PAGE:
Poster_Abdelazim_Sameh_NOAA_2011 - NOAA-ISET

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Transcript Poster_Abdelazim_Sameh_NOAA_2011 - NOAA-ISET

Coherent Doppler Lidar for Wind Sensing
Sameh Abdelazim, David Santoro, Mark Arend, Fred Moshary, Samir Ahmed
Electrical Engineering Department, City College of New York, New York, NY 10031, USA
Wind Measurements
Wind Measuring Results
Lidar (light detection and ranging) operates
using the same concept of microwave RADAR,
but it employs a lot higher frequency. In wind
speed sensing, CDL (Coherent Doppler Lidar) is
used for its eye safety advantage even when the
laser power is in the multi-watt range.
Heterodyne detection is used to mix the
received laser signal (scattered by aerosols)
with a local oscillator signal. As a result, the
output is an RF signal containing the some
information about the wind like: a- Range
(obtained from the time of flight.) b- Speed
(obtained from frequency shift.) c- Reflectivity
(obtained from the signal strength.) d- Aerosols
compositions (obtained from polarization state.)
The setup shown in fig. 3 was connected
to shoot the laser signal into the
atmosphere. The power spectrum of the
received signal at the different gates is
shown at fig. 4
The received signal is time gated, and the
FFT is calculated for each gate. Each gate
represents scattered signal throughout a
range distance in the atmosphere. Since
laser travels at the speed of light, then
this distance (spatial resolution) could be
calculated from the time of the gate
according to:
D: distance
t *C
C: Speed of
Power spectrum of received signal in
each gate is obtained by calculating
the FFT of that signal. According to the
number of samples in the FFT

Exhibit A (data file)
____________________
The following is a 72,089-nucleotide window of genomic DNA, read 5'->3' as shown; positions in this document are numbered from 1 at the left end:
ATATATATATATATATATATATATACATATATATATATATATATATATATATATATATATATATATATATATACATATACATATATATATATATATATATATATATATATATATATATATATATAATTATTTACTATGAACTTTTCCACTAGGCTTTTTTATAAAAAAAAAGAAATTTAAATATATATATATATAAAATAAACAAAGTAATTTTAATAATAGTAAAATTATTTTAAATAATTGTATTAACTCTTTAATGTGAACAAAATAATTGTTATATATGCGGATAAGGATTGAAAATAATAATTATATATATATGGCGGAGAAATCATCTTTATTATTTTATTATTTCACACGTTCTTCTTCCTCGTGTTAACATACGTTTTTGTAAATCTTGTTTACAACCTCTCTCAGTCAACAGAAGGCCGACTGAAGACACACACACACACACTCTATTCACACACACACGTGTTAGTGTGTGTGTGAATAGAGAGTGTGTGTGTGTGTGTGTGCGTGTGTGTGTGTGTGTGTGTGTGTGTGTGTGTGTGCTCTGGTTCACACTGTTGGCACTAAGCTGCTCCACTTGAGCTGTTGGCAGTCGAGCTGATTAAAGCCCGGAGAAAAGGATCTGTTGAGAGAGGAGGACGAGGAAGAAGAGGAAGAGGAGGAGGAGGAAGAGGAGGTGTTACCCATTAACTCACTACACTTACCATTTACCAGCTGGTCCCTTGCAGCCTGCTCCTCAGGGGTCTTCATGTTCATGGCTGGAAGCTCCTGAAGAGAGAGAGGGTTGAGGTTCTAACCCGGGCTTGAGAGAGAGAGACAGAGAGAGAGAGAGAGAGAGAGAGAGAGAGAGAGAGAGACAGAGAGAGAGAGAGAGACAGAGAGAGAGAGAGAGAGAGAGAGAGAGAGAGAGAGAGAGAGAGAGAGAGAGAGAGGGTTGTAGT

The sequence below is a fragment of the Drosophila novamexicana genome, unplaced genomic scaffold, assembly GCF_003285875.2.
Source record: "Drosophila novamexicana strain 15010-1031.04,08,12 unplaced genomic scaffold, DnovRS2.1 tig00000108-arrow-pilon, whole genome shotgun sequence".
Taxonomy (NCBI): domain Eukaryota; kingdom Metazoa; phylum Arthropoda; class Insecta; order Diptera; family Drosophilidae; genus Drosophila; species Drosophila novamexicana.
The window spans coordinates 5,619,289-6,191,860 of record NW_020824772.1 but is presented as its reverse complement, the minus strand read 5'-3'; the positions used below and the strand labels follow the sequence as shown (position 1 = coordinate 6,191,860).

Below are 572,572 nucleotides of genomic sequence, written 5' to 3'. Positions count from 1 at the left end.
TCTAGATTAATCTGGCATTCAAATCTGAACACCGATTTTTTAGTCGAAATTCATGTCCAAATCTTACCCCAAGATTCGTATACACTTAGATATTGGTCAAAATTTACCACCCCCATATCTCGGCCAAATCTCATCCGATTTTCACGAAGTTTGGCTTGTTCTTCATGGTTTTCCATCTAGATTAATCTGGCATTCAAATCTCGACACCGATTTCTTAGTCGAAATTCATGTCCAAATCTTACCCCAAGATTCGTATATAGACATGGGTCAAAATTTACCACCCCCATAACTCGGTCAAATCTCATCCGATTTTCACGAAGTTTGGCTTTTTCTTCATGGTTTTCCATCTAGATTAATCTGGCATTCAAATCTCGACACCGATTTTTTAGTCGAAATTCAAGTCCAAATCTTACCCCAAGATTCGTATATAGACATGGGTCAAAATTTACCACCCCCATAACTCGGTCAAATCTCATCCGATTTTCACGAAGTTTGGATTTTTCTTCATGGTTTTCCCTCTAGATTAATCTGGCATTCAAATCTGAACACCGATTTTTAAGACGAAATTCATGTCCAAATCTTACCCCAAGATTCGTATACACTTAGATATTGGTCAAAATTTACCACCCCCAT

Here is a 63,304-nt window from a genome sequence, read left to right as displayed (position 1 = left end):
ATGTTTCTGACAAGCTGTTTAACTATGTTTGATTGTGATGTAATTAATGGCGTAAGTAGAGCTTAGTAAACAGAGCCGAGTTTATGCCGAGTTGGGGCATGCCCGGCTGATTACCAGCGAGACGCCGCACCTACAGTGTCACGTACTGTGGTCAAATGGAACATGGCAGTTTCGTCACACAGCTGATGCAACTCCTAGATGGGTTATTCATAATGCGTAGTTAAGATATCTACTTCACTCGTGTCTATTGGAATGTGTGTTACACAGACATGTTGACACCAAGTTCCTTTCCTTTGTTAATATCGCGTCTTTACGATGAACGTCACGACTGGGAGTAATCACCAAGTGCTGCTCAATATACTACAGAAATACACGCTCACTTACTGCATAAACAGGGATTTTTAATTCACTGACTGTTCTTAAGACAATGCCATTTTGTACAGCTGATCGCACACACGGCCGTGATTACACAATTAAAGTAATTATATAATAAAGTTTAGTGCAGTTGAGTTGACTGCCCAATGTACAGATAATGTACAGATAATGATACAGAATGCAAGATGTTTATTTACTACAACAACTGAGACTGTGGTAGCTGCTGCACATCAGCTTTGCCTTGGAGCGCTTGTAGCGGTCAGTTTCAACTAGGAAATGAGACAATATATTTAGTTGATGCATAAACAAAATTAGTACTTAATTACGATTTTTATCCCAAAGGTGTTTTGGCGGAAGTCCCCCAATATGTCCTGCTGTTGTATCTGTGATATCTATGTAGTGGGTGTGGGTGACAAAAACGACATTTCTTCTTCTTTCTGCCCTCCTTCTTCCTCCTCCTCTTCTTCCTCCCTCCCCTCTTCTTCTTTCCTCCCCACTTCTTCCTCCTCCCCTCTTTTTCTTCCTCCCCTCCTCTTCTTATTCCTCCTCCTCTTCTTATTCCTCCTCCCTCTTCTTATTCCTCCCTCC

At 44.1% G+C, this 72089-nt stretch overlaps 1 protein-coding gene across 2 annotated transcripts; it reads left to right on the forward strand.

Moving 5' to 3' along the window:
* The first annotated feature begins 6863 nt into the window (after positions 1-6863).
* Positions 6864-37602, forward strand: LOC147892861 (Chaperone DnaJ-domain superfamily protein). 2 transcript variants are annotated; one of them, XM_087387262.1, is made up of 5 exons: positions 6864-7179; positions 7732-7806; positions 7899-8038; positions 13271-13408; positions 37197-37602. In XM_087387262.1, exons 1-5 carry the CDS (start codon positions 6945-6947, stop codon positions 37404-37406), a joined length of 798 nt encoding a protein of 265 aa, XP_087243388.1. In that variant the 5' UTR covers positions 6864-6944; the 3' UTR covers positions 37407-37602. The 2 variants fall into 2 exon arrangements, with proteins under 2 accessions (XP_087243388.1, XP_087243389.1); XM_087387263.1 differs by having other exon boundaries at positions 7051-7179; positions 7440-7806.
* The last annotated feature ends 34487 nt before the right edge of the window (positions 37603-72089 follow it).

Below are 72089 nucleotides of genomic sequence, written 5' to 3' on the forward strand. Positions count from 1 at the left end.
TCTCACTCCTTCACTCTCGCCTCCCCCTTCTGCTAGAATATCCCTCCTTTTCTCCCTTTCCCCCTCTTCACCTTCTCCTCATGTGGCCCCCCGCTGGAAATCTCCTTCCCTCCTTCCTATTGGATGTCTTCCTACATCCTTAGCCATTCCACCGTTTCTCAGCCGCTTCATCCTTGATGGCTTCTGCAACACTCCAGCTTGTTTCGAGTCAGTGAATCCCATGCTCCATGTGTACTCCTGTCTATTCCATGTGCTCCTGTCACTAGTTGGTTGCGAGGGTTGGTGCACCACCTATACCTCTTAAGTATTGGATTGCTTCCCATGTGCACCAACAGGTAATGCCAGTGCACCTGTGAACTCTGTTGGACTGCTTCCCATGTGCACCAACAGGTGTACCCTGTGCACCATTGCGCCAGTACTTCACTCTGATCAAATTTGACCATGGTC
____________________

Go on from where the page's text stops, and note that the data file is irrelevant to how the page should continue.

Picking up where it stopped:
frequency resolution is given by:
System Overview
The system consists of the following components: 1Laser source 2- Modulator 3- Fiber Amplifier 4- Optical
Antenna 5- Detector 6- Signal Processor as shown in
fig. 1.
f 
∆f:frequency resolution
fs: sampling frequency
n: number of
Fig. 6 SNR Vs. Distance of received signal
Fig. 3 Wind measurements experimental setup
Fig. 7 Calculated Wind speed Vs. distance
Signal Processing
Fig. 1 Coherent Doppler Lidar system’s
A 1545.2 n.m laser is generated at the laser source,
and is transmitted through a single mode fiber. The
laser signal is then split using a 50/50 coupler. One
signal will be used as a local oscillator (LO), while the
other signal is pulsed and frequency shifted using an
AOM (acousto-optic modulator). The modulated
signal is then amplified and transmitted through an
optical antenna. The scattered signal will be received
by the optical antenna and mixed with the LO signal
through a 50/50 coupler. The mixed signal will be
detected by a heterodyne detector, which generates
a RF electrical signal as shown in fig. 2(a) and 2(b).
The RF analog signal is then digitized using ADC and
processed to extract different frequencies, which
correspond to wind speeds at different ranges.
SNR Analysis
SNR was analyzed as a function of distance (L) and
aperture diameter (D) for different focus ranges of
the laser beam as follows:
Fig 2 SNR vs. distance and aperture diameter
In order to increase the resolution
of wind speed calculations, we
curve fit the power spectrum to a
Gaussian curve as shown in
figures 8a and 8b. This allows us
to detect wind speed within a
frequency bin. Figure 9 show the
advantage of using curve fitting in
calculating wind speed
Fig 4 Returned signal power spectrum
The wind speed can be calculated as
shown in fig. 5 from the frequency shift of
the scattered signal according to the
following equation:
f 
∆f: is the frequency
V: wind speed
λ: laser wave length
Fig 5 Calculated Wind speed Vs. distance
Fig. 8a Power spectrum
of returned signal
Fig. 8b Gaussian curve
fitted power spectrum
Fig 9 Improvement in wind speed calculation by
using Gaussian fitting